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New legislation protects creditors from unfair mergers

Fraudulent mergers were a legal business model enabling unfair businesses to get rid of debts

Tightening conditions when merging companies will increase the red tape of lawful mergers and prolong this procedure.(Source: Sme)

The merging of indebted companies became a popular and legal way in Slovakia through which unfair entrepreneurs get rid of companies in trouble without satisfying their creditors. This is not possible any more since the revision to the Commercial Code bans such practices.

“In Slovakia, fraudulent mergers have become a normal business model,” Peter Bubla, spokesperson of the Justice Ministry told The Slovak Spectator, adding that there are companies offering such mergers as a service with a price list and discounts. “It was in our interest to prevent such unfair practices during the liquidation and mergers of companies.”

The fraudulent mergers functioned in such a way that an indebted company was merged with another company in trouble or a company without any assets or owned by a straw man. Afterwards creditors only had a little chance to recover their claims.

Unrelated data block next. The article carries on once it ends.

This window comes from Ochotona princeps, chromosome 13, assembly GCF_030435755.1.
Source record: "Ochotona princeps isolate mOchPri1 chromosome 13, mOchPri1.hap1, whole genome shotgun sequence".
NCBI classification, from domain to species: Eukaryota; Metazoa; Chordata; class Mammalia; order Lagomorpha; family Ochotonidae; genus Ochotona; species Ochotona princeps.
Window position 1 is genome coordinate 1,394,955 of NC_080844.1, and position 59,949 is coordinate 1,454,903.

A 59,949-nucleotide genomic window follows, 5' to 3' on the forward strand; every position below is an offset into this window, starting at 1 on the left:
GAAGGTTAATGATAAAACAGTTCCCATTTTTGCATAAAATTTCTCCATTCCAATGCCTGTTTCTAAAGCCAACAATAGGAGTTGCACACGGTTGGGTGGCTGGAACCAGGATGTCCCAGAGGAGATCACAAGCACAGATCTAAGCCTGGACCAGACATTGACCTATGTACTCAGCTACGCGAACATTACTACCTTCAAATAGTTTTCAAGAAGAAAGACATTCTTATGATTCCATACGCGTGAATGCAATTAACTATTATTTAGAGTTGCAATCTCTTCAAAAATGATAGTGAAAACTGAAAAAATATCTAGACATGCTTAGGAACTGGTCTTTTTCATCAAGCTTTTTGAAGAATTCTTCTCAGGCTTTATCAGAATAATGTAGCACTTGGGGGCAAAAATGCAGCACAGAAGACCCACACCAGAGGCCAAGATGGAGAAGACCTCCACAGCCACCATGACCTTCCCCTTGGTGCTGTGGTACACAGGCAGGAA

Radovan Pala, partner of the law firm Taylor Wessing in Slovakia, as an example of such a practice mentioned a company that was already out of business and was waiting to be deleted from the Commercial Register. Before this happened, about 50 companies merged with it.

Pala specified that while the two legal methods of winding down a company, which is liquidation of bankruptcy, contain instruments protecting creditors from being abused or damaged, mergers do not contain any such instrument.

The Justice Ministry agrees, pointing out that fraudulent mergers disable creditors from successfully recovering their claims.

“When standard liquidation or bankruptcy proceedings are avoided, in the end this means that state creditors or private ones simply come off badly,” said Bubla.

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